• Avatar David April 18, 2007, 10:08 pm

    Regards saving for a mortgage: CBC has comment on the future market in today’s news. CIBC expects housing prices in Canada to double in the next twenty years. If my math is correct, that equals about 3.6% per year. Of course some markets will outperform that rate, but those expecting the a fall in prices due to the Boomers changing their housing stock would be disappointed, according to the study.

    Those who expect to make a bundle in real estate, will have to choose their markets carefully.

    Tha full story is here

  • Avatar Montrealer May 22, 2007, 3:29 pm

    Two times my income wouldn’t even buy a condo in this city.

  • Avatar Financiallyenhanced June 8, 2008, 4:53 am

    Once you obtain the home loan the best way to pay it off would be to collect all your spare change and at the end of the month add it to your home loan repayment to help reduce the amount of interest you have to pay.

    To learn how to pay off your house quicker check out the following link:


  • Avatar Leo September 2, 2008, 2:39 am


    I commend you on your blog, passion, and community service.

    However, I take issue with the 2x income.

    What would 2x annual income equal? Let’s see:

    1) 35k x 2 = 70k mortgage buys nothing in Vancouver.

    2) 70k x 2 = 140k maybe a mobile home.

    3) 140k x 2 = 280k maybe a studio/1br.

    If the 2x rule is for a severe housing depression in prices, I agree. Otherwise, doing an MLS search would indicate on average, to buy a condo would require more akin to a 6x – 9x. Most folks needing a place in the last half decade simply could not meet this ‘rule’.

    Now, for those buying a house, ‘saving more’ would take another decade just to make the down payment. Looking at the Vancouver price graph over the last 30 years indicates prices over long term trends increase faster than income grows, or savings abilities for most.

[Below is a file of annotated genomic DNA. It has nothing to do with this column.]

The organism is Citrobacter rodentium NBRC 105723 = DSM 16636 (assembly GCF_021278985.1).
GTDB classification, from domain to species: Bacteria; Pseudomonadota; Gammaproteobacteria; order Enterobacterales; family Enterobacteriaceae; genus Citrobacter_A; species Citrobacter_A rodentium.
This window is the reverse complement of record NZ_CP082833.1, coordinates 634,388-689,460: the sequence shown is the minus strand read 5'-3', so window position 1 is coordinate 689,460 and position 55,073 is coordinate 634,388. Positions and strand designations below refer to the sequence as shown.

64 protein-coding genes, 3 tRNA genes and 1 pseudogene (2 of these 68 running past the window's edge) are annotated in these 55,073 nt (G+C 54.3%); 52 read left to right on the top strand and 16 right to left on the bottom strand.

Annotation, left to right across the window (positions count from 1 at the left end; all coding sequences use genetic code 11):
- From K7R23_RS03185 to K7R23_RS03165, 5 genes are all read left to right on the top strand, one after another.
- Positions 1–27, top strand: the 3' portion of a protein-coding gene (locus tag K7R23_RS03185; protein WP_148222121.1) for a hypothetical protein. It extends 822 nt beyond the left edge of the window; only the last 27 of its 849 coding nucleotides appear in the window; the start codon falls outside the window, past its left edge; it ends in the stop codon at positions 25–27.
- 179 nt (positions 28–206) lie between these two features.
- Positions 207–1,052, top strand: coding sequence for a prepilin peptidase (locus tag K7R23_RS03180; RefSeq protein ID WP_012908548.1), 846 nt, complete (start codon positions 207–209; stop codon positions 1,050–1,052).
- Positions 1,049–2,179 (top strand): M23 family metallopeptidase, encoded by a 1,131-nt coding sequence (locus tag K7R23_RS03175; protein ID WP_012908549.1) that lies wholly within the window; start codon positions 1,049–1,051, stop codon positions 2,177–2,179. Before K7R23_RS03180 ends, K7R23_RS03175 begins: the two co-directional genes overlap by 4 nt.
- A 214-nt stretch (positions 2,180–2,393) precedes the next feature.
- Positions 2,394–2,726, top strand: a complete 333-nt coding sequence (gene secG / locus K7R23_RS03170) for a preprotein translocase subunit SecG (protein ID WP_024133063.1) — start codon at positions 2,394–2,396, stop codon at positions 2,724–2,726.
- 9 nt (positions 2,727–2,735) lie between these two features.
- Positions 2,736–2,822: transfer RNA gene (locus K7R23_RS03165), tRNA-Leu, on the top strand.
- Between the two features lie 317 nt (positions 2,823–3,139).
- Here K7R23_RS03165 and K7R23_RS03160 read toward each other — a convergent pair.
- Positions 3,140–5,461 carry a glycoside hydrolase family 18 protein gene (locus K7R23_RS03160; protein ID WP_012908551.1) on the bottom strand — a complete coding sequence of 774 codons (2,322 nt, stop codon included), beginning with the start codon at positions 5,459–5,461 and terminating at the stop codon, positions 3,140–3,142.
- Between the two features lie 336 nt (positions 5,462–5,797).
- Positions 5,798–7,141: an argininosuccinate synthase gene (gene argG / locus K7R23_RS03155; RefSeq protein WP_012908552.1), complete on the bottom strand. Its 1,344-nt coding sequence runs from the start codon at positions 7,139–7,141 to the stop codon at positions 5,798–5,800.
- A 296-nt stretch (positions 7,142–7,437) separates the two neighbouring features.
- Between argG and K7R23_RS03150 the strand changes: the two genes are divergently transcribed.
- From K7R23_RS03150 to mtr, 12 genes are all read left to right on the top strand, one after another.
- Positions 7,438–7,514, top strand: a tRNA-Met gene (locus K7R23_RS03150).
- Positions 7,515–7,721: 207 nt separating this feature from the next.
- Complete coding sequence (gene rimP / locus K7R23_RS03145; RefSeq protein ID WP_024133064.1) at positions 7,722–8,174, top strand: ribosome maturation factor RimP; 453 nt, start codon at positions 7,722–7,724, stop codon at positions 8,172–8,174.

Wish all the best. Hopefully relief is coming.

  • Avatar Marcus November 9, 2008, 1:44 am

    I believe by 2.5-3x he means the mortage payment, not the actual value of the home.

    I’m looking at purchasing a home between 2.5mil – 3.0mil here in California. Our joint income is about 500k/yr. We’re looking at an lease option to purchase, with 24 month terms. Our growth in our salaries is about 30% a year. So I’m hoping I can qualify for a super jumbo fixed by then, we however have never purchased a home, so I’m still not confident we’ll qualifiy.

  • Avatar Scott November 9, 2008, 12:34 pm

    I posted this on the ‘Real Estate Crash in Canada’ thread:

    “I’ve read articles from different sources stating a “normal” or “natural” residential house value is around 3.5 times the median income of that given area. Is this something that holds true through real estate history? Or is it just another number someone made up?

    If this were the case, and the median Canadian household income (2 people, no children) is around $55-60,000, that would mean a “natural” valuation for a Canadian house is around $200,000. According to CREA, the Sept/08 national value is almost $290,000 — 45% over-priced?

    Since we all know wages increase at a dead man’s pace, do we have to look forward to loosing nearly half the value of our homes, or more if we live on the West coast?!”

    As far as I can tell, with the amount of posters claiming “this will get me nothing in this city”, yes, Canadian house prices are over-priced, and it seems by a lot.

  • Avatar cannon_fodder November 9, 2008, 2:21 pm


    There just seems to be something that irks me with 3.5x ratio. For example, if you have an area with a high proportion of retirees, wouldn’t one expect their incomes to be quite low yet the house prices might still be high because these are bought and paid for?

    I think there are too many factors to make me believe one could reasonably expect the 3.5x ratio to be usable everywhere.

    To me, the simple test of how much homes are worth is based on how much they are selling for at that time.

  • Avatar Carolyn Deas March 1, 2009, 3:40 pm

    I seem to be having trouble finding anything that tells me about the 1st time home owners grant. As in how much it is. does it need to be repayed, ect. Any infomation would be appreciated. I live in Alberta if that helps. thanks in advance.

  • FT FrugalTrader March 1, 2009, 11:02 pm

    Carolyn: You can read more about the home buyers plan here: https://www.milliondollarjourney.com/how-the-rrsp-home-buyers-plan-hbp-works.htm

    If you’re talking about the new govt tax credit for first time home buyers, you can read more about it here: